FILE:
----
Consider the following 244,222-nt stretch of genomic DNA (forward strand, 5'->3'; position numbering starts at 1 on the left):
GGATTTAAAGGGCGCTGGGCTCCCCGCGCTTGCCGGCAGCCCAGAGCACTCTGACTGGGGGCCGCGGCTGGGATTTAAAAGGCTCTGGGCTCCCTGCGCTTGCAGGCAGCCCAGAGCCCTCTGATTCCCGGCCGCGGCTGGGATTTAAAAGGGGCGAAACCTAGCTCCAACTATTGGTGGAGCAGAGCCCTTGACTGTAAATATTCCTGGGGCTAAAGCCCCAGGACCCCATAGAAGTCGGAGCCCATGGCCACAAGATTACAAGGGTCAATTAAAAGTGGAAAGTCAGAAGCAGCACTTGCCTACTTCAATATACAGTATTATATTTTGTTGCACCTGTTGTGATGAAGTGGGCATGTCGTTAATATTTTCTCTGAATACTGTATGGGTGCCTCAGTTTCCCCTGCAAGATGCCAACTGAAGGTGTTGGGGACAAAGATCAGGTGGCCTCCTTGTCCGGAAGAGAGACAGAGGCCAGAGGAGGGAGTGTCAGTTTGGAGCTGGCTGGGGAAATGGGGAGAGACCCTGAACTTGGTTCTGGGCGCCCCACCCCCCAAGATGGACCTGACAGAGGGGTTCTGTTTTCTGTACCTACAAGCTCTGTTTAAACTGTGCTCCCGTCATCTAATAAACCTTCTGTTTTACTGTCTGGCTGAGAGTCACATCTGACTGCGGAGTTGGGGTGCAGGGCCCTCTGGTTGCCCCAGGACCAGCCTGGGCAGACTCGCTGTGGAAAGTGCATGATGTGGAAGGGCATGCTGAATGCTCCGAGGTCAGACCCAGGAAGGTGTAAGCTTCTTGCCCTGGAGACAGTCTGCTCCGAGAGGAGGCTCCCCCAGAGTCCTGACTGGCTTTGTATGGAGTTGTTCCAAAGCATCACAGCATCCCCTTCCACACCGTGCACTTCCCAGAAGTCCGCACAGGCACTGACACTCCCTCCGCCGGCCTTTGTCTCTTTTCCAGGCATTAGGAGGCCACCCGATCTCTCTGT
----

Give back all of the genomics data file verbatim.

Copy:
Consider the following 244,222-nt stretch of genomic DNA (forward strand, 5'->3'; position numbering starts at 1 on the left):
GGATTTAAAGGGCGCTGGGCTCCCCGCGCTTGCCGGCAGCCCAGAGCACTCTGACTGGGGGCCGCGGCTGGGATTTAAAAGGCTCTGGGCTCCCTGCGCTTGCAGGCAGCCCAGAGCCCTCTGATTCCCGGCCGCGGCTGGGATTTAAAAGGGGCGAAACCTAGCTCCAACTATTGGTGGAGCAGAGCCCTTGACTGTAAATATTCCTGGGGCTAAAGCCCCAGGACCCCATAGAAGTCGGAGCCCATGGCCACAAGATTACAAGGGTCAATTAAAAGTGGAAAGTCAGAAGCAGCACTTGCCTACTTCAATATACAGTATTATATTTTGTTGCACCTGTTGTGATGAAGTGGGCATGTCGTTAATATTTTCTCTGAATACTGTATGGGTGCCTCAGTTTCCCCTGCAAGATGCCAACTGAAGGTGTTGGGGACAAAGATCAGGTGGCCTCCTTGTCCGGAAGAGAGACAGAGGCCAGAGGAGGGAGTGTCAGTTTGGAGCTGGCTGGGGAAATGGGGAGAGACCCTGAACTTGGTTCTGGGCGCCCCACCCCCCAAGATGGACCTGACAGAGGGGTTCTGTTTTCTGTACCTACAAGCTCTGTTTAAACTGTGCTCCCGTCATCTAATAAACCTTCTGTTTTACTGTCTGGCTGAGAGTCACATCTGACTGCGGAGTTGGGGTGCAGGGCCCTCTGGTTGCCCCAGGACCAGCCTGGGCAGACTCGCTGTGGAAAGTGCATGATGTGGAAGGGCATGCTGAATGCTCCGAGGTCAGACCCAGGAAGGTGTAAGCTTCTTGCCCTGGAGACAGTCTGCTCCGAGAGGAGGCTCCCCCAGAGTCCTGACTGGCTTTGTATGGAGTTGTTCCAAAGCATCACAGCATCCCCTTCCACACCGTGCACTTCCCAGAAGTCCGCACAGGCACTGACACTCCCTCCGCCGGCCTTTGTCTCTTTTCCAGGCATTAGGAGGCCACCCGATCTCTCTGT